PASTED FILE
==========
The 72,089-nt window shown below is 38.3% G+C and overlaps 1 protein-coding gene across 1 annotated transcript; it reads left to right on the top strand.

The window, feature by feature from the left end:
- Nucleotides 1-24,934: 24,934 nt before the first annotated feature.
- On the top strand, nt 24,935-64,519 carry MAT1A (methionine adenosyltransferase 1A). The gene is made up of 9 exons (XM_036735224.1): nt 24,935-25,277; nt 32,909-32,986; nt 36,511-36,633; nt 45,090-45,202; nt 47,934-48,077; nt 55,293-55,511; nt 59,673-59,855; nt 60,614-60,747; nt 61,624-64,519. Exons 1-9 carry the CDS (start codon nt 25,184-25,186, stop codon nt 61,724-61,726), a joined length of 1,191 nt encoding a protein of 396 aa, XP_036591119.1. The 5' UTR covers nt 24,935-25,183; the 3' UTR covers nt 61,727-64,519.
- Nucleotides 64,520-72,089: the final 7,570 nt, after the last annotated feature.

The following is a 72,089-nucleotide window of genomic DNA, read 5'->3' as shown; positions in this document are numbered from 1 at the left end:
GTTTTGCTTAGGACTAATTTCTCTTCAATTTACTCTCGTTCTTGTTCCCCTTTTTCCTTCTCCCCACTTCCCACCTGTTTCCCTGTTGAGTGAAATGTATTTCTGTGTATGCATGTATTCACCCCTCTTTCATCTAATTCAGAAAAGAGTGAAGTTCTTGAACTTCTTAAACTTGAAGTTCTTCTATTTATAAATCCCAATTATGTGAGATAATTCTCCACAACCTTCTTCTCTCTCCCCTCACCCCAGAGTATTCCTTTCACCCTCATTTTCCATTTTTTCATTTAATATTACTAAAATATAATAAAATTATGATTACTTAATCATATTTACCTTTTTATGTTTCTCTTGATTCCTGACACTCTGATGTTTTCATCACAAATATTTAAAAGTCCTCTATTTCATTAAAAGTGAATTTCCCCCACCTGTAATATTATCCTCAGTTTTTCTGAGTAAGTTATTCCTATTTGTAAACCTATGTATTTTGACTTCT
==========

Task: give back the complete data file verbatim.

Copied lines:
The 72,089-nt window shown below is 38.3% G+C and overlaps 1 protein-coding gene across 1 annotated transcript; it reads left to right on the top strand.

The window, feature by feature from the left end:
- Nucleotides 1-24,934: 24,934 nt before the first annotated feature.
- On the top strand, nt 24,935-64,519 carry MAT1A (methionine adenosyltransferase 1A). The gene is made up of 9 exons (XM_036735224.1): nt 24,935-25,277; nt 32,909-32,986; nt 36,511-36,633; nt 45,090-45,202; nt 47,934-48,077; nt 55,293-55,511; nt 59,673-59,855; nt 60,614-60,747; nt 61,624-64,519. Exons 1-9 carry the CDS (start codon nt 25,184-25,186, stop codon nt 61,724-61,726), a joined length of 1,191 nt encoding a protein of 396 aa, XP_036591119.1. The 5' UTR covers nt 24,935-25,183; the 3' UTR covers nt 61,727-64,519.
- Nucleotides 64,520-72,089: the final 7,570 nt, after the last annotated feature.

The following is a 72,089-nucleotide window of genomic DNA, read 5'->3' as shown; positions in this document are numbered from 1 at the left end:
GTTTTGCTTAGGACTAATTTCTCTTCAATTTACTCTCGTTCTTGTTCCCCTTTTTCCTTCTCCCCACTTCCCACCTGTTTCCCTGTTGAGTGAAATGTATTTCTGTGTATGCATGTATTCACCCCTCTTTCATCTAATTCAGAAAAGAGTGAAGTTCTTGAACTTCTTAAACTTGAAGTTCTTCTATTTATAAATCCCAATTATGTGAGATAATTCTCCACAACCTTCTTCTCTCTCCCCTCACCCCAGAGTATTCCTTTCACCCTCATTTTCCATTTTTTCATTTAATATTACTAAAATATAATAAAATTATGATTACTTAATCATATTTACCTTTTTATGTTTCTCTTGATTCCTGACACTCTGATGTTTTCATCACAAATATTTAAAAGTCCTCTATTTCATTAAAAGTGAATTTCCCCCACCTGTAATATTATCCTCAGTTTTTCTGAGTAAGTTATTCCTATTTGTAAACCTATGTATTTTGACTTCT